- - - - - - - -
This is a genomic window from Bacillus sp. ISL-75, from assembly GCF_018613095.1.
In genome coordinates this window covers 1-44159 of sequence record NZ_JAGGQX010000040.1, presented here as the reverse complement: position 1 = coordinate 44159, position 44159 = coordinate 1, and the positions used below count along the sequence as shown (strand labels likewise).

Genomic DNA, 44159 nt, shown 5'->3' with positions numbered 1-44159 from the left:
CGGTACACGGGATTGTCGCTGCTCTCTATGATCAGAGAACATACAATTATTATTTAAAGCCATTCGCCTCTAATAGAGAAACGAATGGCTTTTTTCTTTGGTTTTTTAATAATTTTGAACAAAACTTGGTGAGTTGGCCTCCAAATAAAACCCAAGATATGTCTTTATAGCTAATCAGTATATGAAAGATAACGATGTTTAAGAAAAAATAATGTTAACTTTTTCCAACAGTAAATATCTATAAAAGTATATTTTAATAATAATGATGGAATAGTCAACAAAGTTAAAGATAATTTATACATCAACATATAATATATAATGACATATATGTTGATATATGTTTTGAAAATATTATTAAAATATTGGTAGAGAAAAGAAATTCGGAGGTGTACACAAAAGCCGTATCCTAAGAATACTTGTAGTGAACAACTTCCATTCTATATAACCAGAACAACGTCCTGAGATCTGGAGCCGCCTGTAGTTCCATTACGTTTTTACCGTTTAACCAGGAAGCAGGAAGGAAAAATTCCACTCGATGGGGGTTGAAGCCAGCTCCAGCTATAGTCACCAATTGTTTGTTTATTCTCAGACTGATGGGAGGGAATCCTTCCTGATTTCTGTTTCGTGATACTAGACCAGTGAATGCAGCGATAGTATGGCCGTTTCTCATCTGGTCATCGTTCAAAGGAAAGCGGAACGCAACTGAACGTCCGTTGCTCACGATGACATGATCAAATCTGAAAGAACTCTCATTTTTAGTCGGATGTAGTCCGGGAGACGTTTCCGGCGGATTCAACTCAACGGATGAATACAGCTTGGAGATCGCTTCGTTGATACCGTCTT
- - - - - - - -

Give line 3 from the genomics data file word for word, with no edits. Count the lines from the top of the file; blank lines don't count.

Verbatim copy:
Genomic DNA, 44159 nt, shown 5'->3' with positions numbered 1-44159 from the left: